Labor Day is a time for reflection; a day to remember that working people tell the true story of America. They are the mirror that shows how we live and whether we live up to our founding ideals. It is my profound hope that a revitalized labor movement will once again empower working people to drive their own destinies and create a more equally prosperous America.
The American labor movement is responsible for many things we take for granted—the weekend, the 40-hour work week and anti-child labor laws to name a few. Today, our movement is reinvigorated and working for other profoundly important things: securing wages and benefits that working families deserve, the continued existence of the middle class, and respect and dignity for all working people. I’m proud that the Teamsters Union is at the forefront of this effort.
But make no mistake, working families are being attacked and scapegoated like never before. Public employees are being blamed for bad economies. Pensions and health care benefits are demonized as excessive perks of the past while the richest among us enjoy tax rates that are some of the lowest in our nation’s history.
Corporate-backed politicians have mounted the most vicious anti-union attacks in memory. Government workers are being stripped of their collective bargaining rights. Right-to-work-for-less bills to destroy unions are becoming law in many states. And if Donald Trump is elected president, he has promised a federal right-to-work law.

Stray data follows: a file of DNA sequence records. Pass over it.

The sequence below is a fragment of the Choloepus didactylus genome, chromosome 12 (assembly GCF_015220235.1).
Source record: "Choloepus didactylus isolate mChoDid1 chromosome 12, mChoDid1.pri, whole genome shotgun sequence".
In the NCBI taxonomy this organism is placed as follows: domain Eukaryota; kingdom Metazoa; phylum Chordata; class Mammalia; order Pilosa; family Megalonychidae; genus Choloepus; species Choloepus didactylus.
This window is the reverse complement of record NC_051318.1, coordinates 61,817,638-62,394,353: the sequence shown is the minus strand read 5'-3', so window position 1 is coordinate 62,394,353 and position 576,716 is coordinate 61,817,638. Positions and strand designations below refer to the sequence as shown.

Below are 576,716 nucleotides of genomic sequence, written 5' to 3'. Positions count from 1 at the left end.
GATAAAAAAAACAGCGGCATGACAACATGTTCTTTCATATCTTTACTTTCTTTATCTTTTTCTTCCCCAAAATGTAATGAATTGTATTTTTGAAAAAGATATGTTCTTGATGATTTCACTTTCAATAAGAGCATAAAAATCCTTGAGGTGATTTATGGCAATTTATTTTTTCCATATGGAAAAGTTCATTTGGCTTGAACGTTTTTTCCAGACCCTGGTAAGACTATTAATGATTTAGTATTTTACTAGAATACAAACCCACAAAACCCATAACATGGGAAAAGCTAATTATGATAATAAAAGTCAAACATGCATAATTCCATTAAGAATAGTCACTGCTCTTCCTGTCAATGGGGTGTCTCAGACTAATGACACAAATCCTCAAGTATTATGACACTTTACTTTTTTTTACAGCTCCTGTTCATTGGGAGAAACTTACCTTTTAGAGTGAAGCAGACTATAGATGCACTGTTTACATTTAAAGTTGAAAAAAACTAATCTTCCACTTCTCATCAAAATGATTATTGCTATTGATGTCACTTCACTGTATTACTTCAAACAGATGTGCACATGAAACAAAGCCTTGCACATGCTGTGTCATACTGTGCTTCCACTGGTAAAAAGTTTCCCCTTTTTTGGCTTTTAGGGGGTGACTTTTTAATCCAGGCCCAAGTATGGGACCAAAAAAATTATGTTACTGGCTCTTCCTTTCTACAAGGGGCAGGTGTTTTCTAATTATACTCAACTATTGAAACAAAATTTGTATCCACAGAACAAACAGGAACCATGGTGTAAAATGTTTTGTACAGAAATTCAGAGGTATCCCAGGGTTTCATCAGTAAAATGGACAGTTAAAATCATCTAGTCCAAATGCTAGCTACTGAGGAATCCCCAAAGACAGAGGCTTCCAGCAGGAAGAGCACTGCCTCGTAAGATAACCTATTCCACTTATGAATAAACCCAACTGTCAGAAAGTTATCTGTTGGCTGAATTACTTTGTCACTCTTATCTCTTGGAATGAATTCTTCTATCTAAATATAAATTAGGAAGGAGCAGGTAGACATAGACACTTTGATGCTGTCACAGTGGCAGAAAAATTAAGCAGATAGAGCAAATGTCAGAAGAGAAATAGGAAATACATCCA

The labor movement, and the Teamsters Union in particular, is alive and well and is still forcing change. Labor is behind the movement to stop bad trade deals like the Trans-Pacific Partnership (TPP)—something the Teamsters Union has been warning against for years. Labor is also behind the effort to protect the retirement security of Americans who worked hard their entire lives in order to retire comfortably. Labor is behind the push to improve our nation’s infrastructure.
An elite few may have the money, but we have the boots on the ground. I urge you to fight back by getting involved. You can make a difference by talking to workers in organizing drives; attending rallies; urging politicians to support issues such as fair trade; voting for pro-labor candidates; and by becoming a member of DRIVE, our powerful political action committee. Be proud of our legacy, and tell others what it means to be in a union—solidarity, democracy and respect.
For far too many people, Labor Day is seen simply as a day of rest. On this Labor Day, I ask all members to become informed and engaged on the issues that affect us.